Stocks That Split: Are They Worth Owning?

While you don’t see stock splits too often in Canada, the most recent being Andrew Peller Ltd. (TSX:ADW.A), it’s one of the best signs that a company is doing well.

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Have you ever heard of the 2 for 1 Index?

Started by California general contractor Neil MacNeale in 1996, it’s a passively active U.S. stock index that invests in approximately 30 holdings of stocks that have recently announced stock splits of two for one or better.

Why stock splits?

Research shows that companies that announce stock splits generally outperform those that don’t over an initial two- to three-year period.

Prior to starting the index and newsletter that’s based on the index, MacNeale had been trying to find a disciplined investment methodology that he could easily implement and maintain over the long haul—one that could also outperform the S&P 500.

He found it with stock splits and hasn’t looked back since. Putting $50,000 of his own money into the index originally, it’s grown to $383,000, or an annualized total return of 10.6%.

How does it work?

MacNeale buys one stock each month that’s announced a split at some point in the last three to seven weeks (it doesn’t matter when the stock actually splits) using a proprietary ranking system he’s developed to select the best possible stock among potential candidates; at the same time, he sells the oldest position in the portfolio.

He then repeats this process every month. Occasionally, he’s unable to buy a new stock. When that happens, he simply waits until the next month to find a candidate.

The problem with implementing MacNeale’s system here in Canada is that we just don’t see many stocks split two for one or better in a given year, let alone every month.

For example, in the month of August, three U.S.stocks split two for one or better, including Church & Dwight Co., Inc., one of the most consistent performers in the S&P 500. In Canada, only one stock—Andrew Peller Ltd., (TSX:ADW.A)—announced a split, and that was an exceptionally busy month.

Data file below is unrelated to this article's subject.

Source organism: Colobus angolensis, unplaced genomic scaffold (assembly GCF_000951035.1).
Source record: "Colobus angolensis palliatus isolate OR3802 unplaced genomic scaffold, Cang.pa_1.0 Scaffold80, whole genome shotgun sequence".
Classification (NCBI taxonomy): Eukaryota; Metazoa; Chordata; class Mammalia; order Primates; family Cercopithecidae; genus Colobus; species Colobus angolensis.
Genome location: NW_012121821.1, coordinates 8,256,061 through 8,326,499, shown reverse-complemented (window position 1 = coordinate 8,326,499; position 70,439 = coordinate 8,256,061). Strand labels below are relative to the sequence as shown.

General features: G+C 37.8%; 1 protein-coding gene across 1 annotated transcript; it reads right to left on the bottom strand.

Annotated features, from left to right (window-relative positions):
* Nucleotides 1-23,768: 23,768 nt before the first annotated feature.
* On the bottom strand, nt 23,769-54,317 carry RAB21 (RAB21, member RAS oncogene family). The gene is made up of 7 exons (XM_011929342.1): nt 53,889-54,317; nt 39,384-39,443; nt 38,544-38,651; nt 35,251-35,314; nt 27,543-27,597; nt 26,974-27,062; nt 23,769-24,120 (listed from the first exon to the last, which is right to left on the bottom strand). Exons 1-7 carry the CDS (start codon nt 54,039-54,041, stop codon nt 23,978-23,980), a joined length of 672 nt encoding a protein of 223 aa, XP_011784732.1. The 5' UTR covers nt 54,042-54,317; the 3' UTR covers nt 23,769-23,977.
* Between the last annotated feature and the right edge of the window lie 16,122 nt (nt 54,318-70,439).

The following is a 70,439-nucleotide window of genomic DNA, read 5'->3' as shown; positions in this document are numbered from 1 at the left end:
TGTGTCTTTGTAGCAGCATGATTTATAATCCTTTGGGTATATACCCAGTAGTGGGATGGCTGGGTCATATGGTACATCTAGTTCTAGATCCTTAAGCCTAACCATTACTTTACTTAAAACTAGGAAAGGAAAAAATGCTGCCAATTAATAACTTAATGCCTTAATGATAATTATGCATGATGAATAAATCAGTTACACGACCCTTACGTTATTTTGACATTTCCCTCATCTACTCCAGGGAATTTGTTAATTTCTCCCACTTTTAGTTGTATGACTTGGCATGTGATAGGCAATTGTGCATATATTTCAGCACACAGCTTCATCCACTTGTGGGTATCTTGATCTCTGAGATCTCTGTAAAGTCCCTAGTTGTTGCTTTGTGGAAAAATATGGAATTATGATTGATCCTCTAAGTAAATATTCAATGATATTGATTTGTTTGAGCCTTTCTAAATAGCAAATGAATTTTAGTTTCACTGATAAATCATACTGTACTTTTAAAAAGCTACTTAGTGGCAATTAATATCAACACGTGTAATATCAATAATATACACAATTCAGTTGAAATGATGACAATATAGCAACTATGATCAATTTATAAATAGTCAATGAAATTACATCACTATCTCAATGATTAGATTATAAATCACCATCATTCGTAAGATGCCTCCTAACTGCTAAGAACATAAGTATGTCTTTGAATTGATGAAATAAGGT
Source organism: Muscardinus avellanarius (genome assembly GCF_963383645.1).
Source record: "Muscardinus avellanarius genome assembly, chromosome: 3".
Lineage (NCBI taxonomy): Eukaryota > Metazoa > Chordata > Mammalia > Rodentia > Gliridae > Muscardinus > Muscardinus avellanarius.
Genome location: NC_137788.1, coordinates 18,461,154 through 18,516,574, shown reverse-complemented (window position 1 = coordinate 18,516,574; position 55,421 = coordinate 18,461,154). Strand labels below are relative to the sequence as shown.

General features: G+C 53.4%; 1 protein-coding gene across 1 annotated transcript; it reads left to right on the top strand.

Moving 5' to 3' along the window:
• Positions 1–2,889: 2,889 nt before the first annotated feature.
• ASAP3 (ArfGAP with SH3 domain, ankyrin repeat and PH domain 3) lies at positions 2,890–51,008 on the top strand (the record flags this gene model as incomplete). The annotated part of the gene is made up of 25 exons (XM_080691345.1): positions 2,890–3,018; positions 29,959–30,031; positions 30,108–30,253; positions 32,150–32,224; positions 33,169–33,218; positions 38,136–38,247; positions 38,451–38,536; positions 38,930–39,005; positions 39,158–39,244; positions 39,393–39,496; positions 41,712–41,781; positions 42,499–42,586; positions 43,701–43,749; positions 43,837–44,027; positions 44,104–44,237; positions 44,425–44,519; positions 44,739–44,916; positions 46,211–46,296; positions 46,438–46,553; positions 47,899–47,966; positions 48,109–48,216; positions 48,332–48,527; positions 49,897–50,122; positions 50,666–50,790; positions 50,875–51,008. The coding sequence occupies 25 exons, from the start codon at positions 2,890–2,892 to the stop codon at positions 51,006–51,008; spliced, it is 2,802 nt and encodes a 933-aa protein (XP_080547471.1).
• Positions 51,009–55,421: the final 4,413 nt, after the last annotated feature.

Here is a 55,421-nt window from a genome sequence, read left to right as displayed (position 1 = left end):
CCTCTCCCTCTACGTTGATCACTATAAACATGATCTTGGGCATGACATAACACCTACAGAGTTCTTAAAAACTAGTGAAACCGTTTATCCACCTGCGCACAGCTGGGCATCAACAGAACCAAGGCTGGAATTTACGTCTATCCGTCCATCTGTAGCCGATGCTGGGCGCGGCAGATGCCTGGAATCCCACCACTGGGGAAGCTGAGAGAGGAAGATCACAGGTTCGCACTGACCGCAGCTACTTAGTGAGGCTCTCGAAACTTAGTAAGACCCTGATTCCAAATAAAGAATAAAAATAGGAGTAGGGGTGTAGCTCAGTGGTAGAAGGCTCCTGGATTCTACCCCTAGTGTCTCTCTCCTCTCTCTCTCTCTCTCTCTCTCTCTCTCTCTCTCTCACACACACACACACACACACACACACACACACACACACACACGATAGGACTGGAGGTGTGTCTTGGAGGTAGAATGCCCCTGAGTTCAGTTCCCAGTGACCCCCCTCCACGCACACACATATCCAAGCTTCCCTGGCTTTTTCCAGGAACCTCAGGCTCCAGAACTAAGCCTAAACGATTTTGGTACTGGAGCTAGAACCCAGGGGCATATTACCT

As far as I can tell, there have been only three stocks (market cap > $100 million) that have split in 2016: Peller, Uni Select Inc (TSX:UNS), and Richelieu Hardware Ltd. (TSX:RCH). Performance-wise, two out of the three stocks have done well so far in 2016 with year-to-date returns of 59.7%, -12.3%, and 15.4%, respectively.

Two out of three isn’t bad.

Recently, the Ontario Teachers’ Pension Plan acquired the Canadian operations of Constellation Brands, Inc. (NYSE:STZ), which includes the Jackson-Triggs and Inniskillin wine brands as well as the Wine Rack retail stores in the province of Ontario.

Andrew Peller has been an acquisition target for several years. With the pension buying Constellation’s Canadian wine assets, it would make sense to also buy Peller and then take the whole thing public in three to five years, something Constellation considered before opting for selling the business.

Peller is worth owning until that happens.

Richelieu Hardware, the Quebec specialty hardware manufacturer and distributor, has consistently grown its revenue and earnings over the past decade. Since 2006, revenues and earnings have grown by 7.7% and 7% on an annualized basis, respectively.

It’s not flashy, but it’s delivered for shareholders over the long haul. I wouldn’t have a problem owning this stock as well.

Finally, although Uni-Select’s stock is down for the year, the Montreal company is doing a good job of profitably growing both its automotive paint business as well as its automotive parts-distribution business. As it continues to expand its paint business in the U.S., it will benefit from any drop in the Canadian dollar. Certainly, if Clinton wins the election, the greenback will strengthen, and that’s good news for Uni-Select shareholders.

Of the three stocks, this would be the most speculative in nature. However, buying Uni-Select on the dips as is happening this year will get you ahead in the long run.

This article represents the opinion of the writer, who may disagree with the “official” recommendation position of a Motley Fool premium service or advisor. We’re Motley! Questioning an investing thesis — even one of our own — helps us all think critically about investing and make decisions that help us become smarter, happier, and richer, so we sometimes publish articles that may not be in line with recommendations, rankings or other content.

Fool contributor Will Ashworth has no position in any stocks mentioned.

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